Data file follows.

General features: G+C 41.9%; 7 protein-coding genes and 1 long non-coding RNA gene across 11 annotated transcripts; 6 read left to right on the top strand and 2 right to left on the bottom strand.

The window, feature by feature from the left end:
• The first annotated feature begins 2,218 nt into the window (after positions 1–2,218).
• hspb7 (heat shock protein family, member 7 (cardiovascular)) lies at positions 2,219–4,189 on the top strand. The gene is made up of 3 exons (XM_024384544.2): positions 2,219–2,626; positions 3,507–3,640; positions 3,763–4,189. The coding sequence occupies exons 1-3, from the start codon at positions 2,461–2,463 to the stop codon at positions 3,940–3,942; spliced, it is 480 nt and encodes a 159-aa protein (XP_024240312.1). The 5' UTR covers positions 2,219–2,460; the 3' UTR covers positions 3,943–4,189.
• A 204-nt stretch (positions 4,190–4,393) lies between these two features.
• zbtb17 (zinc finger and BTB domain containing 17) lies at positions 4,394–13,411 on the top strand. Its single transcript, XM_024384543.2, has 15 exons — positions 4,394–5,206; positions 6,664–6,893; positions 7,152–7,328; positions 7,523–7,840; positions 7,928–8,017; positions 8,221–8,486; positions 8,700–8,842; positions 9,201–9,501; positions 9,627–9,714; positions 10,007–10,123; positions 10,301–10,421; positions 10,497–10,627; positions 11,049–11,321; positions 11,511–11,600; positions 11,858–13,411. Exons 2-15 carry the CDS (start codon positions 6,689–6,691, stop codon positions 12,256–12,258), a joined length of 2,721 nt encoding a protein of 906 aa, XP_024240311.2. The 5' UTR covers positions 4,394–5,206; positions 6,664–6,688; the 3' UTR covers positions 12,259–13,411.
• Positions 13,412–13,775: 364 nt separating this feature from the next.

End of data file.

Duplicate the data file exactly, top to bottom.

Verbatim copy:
General features: G+C 41.9%; 7 protein-coding genes and 1 long non-coding RNA gene across 11 annotated transcripts; 6 read left to right on the top strand and 2 right to left on the bottom strand.

The window, feature by feature from the left end:
• The first annotated feature begins 2,218 nt into the window (after positions 1–2,218).
• hspb7 (heat shock protein family, member 7 (cardiovascular)) lies at positions 2,219–4,189 on the top strand. The gene is made up of 3 exons (XM_024384544.2): positions 2,219–2,626; positions 3,507–3,640; positions 3,763–4,189. The coding sequence occupies exons 1-3, from the start codon at positions 2,461–2,463 to the stop codon at positions 3,940–3,942; spliced, it is 480 nt and encodes a 159-aa protein (XP_024240312.1). The 5' UTR covers positions 2,219–2,460; the 3' UTR covers positions 3,943–4,189.
• A 204-nt stretch (positions 4,190–4,393) lies between these two features.
• zbtb17 (zinc finger and BTB domain containing 17) lies at positions 4,394–13,411 on the top strand. Its single transcript, XM_024384543.2, has 15 exons — positions 4,394–5,206; positions 6,664–6,893; positions 7,152–7,328; positions 7,523–7,840; positions 7,928–8,017; positions 8,221–8,486; positions 8,700–8,842; positions 9,201–9,501; positions 9,627–9,714; positions 10,007–10,123; positions 10,301–10,421; positions 10,497–10,627; positions 11,049–11,321; positions 11,511–11,600; positions 11,858–13,411. Exons 2-15 carry the CDS (start codon positions 6,689–6,691, stop codon positions 12,256–12,258), a joined length of 2,721 nt encoding a protein of 906 aa, XP_024240311.2. The 5' UTR covers positions 4,394–5,206; positions 6,664–6,688; the 3' UTR covers positions 12,259–13,411.
• Positions 13,412–13,775: 364 nt separating this feature from the next.